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1980’s

This tag is associated with 27 posts

Corey Haim – Lost Boy

It was the summer of 1987, and I was truanting school with a friend and two girls, one of whom I was smitten with. We made our way to the local cinema and saw The Lost Boys. By the time it was over, I had forgotten the girl and was totally enamoured with the film. I probably didn’t shut up about it all the way home. It was the first of many viewings, and the catalyst for many nights of teenage fantasy, discussing how cool it would be to be a vampire, or one of the Frog Brothers, or Corey Haim….

Hannah & Her Sisters (1986)

Annie Hall is nearly always cited as fidgety New Yorker Woody Allen’s best work. And while I’ll agree that it is a great movie, his best film will, for me, always be Hannah & Her Sisters. There are many reasons for this, and perhaps not the most insignificant being the amount of screen time that Allen has in this film (let’s face it, the guy can get annoying)…

Rowland S. Howard, R.I.P.

As guitarist/songwriter with Melbourne’s Boys Next Door, who then morphed into The Birthday Party (then on to collaborations with Lydia Lunch, to Crime and the City Solution, and These Immortal Souls, and then on to solo efforts), he was the man beside Nick Cave who served up the frightening sounds that scraped the back curtains with feedback and laid the sonic landscape…

The King Of Comedy (1983)

In 1983, Robert De Niro and Martin Scorsese had already collaborated on four films together, culminating in De Niro’s Oscar for Raging Bull in 1980. This dynamite team had been at the forefront of the groundbreaking decade of cinema known as the 1970s, and when they made The King Of Comedy in ‘83, the pair had reached a level of singular sophistication in their method and delivery…

Mad Max 2 (1981)

In a post-apocalyptic world, the only commodity of value is “guzzoline” (yep, food is secondary) and for Max, it’s a never-ending quest to secure the stuff. When he agrees to help a ragtag band of survivors drive a tanker full of the precious liquid away from their compound, it is merely an excuse to stage some kick-ass chase scenes in the Australian outback…

Crystal Castles – Crystal Castles (2008)

By placing digital breadcrumbs of sound throughout the album, they manage to draw you in, as if sleepwalking into a black hole. And as you pass through the event horizon everything is bleached white, and you adjust your eyes, making out a new soft country made of beats ripped straight from the ancient sound-banks of the Commodore 64 and the Amiga 500…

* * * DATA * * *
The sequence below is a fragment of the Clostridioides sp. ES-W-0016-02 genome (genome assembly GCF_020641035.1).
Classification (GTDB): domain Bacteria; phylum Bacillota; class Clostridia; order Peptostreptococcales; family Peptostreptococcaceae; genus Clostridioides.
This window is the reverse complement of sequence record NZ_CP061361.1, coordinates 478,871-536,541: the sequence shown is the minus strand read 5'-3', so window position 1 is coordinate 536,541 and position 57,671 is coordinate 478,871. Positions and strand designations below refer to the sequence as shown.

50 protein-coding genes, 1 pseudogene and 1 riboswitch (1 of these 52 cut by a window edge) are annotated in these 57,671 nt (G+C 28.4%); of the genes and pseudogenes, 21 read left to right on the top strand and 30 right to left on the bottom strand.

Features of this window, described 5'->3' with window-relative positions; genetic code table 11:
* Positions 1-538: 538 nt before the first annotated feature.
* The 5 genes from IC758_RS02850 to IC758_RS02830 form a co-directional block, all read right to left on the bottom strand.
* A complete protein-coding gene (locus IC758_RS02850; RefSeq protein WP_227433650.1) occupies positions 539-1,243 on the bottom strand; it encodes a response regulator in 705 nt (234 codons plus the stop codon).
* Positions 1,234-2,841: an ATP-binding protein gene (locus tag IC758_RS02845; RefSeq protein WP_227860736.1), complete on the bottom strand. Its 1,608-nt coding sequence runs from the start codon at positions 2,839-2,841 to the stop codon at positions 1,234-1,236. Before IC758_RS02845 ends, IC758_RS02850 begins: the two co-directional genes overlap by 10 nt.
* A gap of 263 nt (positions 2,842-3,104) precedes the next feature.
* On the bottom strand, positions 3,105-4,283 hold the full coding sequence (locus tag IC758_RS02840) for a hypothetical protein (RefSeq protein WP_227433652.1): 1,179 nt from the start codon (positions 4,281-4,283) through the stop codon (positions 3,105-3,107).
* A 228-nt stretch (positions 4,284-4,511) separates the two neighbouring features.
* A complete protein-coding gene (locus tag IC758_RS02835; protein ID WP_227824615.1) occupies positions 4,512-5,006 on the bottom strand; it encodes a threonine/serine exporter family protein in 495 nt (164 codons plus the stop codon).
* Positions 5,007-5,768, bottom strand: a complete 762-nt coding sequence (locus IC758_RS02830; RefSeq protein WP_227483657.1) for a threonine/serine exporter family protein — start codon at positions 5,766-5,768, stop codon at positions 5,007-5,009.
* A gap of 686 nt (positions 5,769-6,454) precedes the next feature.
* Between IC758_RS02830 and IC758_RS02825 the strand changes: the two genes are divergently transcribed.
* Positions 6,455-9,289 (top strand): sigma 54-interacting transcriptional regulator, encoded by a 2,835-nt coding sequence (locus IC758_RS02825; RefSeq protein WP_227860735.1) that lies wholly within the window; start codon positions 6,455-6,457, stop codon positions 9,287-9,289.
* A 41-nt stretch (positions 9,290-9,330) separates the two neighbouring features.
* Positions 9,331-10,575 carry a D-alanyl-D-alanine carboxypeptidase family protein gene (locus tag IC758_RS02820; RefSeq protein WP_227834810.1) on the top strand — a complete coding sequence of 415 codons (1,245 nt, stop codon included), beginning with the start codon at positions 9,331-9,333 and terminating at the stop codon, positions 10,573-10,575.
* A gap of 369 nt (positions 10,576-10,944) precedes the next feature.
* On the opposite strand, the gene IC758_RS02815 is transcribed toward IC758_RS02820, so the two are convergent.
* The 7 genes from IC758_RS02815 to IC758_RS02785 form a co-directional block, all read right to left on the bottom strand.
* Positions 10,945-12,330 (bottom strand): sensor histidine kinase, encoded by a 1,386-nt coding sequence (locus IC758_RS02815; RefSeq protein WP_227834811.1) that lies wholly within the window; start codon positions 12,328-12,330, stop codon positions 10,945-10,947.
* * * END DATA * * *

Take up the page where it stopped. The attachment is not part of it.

The Fly (1986) • Robocop (1987) • The Shining (1980)

Teleportation. It’s what scientist Seth Brundle (Goldblum) believes will change the course of mankind. And he’s probably right. But before he can unleash the technology onto the world – being unsatisfied with teleporting inanimate objects – he decides to zap himself through his teleportation “pods” in his funky downtown warehouse and inadvertently traps a common house fly inside during the process…

Lush – Spooky (1992) • Scarlett Johansson – Anywhere I Lay My Head (2008) • Sigue Sigue Sputnik – Flaunt It (1986)

Remember Lush? Like many bands of the early 90s, Lush became kind of big and also a bit dwarfed by the explosion of the alternate music scene, which gave rise to countless new bands vying for a piece of the booming major-label pre-internet spotlight. Some bands got a bit overlooked in the process. Anyway. Lush produced some damn good music and a couple of really cool albums. This was their first (studio album)…

Mazzy Star – So Tonight That I Might See (1993) • William Orbit – Hello Waveforms (2006) • Grace Jones – Nightclubbing (1981)

Mazzy Star are one of those bands that have a shadowy little corner of music history all to themselves. I imagine they’re still recruiting fans with their slow, sexy, scuzzed-up sound. They were never a popular band as such, but they were a serious cult band. And those bands just keep growing in status long after their official life is over. They were a little bit Velvet Underground, a little bit country, a little bit bluesy, a little bit folkie, a little bit gothic, a little bit psychedelic…

Salvador (1986) • Midnight Run (1988) • Koyaanisqatsi (1983)

It is also a deeply affecting personal drama, anchored by an astounding performance from Woods and afforded equally impressive support from Belushi. Based on the true story of co-writer Boyle’s experiences in Central America, this intelligent and gripping film is as pertinent today as it was in its year of release. One of Stone’s best films that sits proudly alongside the director’s masterpiece JFK

Langley Parks: Soundscapes, Themes & Noise – free individual track download…

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